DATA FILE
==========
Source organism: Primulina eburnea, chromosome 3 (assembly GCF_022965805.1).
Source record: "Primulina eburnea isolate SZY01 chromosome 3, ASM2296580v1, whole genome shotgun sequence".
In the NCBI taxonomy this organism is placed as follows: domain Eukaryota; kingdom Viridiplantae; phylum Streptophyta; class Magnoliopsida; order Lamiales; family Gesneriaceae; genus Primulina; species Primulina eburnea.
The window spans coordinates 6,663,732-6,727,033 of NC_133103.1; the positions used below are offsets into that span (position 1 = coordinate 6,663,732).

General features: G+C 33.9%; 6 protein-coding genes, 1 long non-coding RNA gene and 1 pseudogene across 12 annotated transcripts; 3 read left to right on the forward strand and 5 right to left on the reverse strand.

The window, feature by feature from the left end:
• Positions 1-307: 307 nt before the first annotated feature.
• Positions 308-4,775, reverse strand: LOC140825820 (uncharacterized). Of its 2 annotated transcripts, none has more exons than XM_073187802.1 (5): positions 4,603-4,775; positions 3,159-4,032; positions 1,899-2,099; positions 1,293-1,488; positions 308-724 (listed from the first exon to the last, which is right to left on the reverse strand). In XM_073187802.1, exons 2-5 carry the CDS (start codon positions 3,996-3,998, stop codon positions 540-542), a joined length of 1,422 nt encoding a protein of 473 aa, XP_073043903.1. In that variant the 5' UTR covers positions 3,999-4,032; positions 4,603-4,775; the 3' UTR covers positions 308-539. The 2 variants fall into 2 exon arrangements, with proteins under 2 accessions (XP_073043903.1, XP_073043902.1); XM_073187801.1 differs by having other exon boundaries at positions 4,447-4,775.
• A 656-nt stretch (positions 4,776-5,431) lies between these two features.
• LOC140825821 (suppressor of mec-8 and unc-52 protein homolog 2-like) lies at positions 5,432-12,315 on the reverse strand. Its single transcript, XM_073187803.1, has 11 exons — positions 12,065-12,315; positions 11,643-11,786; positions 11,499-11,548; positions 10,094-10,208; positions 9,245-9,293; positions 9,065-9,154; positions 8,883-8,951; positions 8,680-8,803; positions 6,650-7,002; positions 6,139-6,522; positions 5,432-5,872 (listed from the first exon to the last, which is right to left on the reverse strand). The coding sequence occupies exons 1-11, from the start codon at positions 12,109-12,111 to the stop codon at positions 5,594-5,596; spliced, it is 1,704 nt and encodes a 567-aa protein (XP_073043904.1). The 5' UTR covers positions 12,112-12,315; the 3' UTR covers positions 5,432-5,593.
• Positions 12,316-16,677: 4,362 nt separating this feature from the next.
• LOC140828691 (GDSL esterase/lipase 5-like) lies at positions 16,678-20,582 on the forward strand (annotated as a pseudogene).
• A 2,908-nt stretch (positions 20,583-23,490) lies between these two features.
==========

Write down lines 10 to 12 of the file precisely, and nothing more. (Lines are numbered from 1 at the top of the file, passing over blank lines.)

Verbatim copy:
• LOC140825821 (suppressor of mec-8 and unc-52 protein homolog 2-like) lies at positions 5,432-12,315 on the reverse strand. Its single transcript, XM_073187803.1, has 11 exons — positions 12,065-12,315; positions 11,643-11,786; positions 11,499-11,548; positions 10,094-10,208; positions 9,245-9,293; positions 9,065-9,154; positions 8,883-8,951; positions 8,680-8,803; positions 6,650-7,002; positions 6,139-6,522; positions 5,432-5,872 (listed from the first exon to the last, which is right to left on the reverse strand). The coding sequence occupies exons 1-11, from the start codon at positions 12,109-12,111 to the stop codon at positions 5,594-5,596; spliced, it is 1,704 nt and encodes a 567-aa protein (XP_073043904.1). The 5' UTR covers positions 12,112-12,315; the 3' UTR covers positions 5,432-5,593.
• Positions 12,316-16,677: 4,362 nt separating this feature from the next.
• LOC140828691 (GDSL esterase/lipase 5-like) lies at positions 16,678-20,582 on the forward strand (annotated as a pseudogene).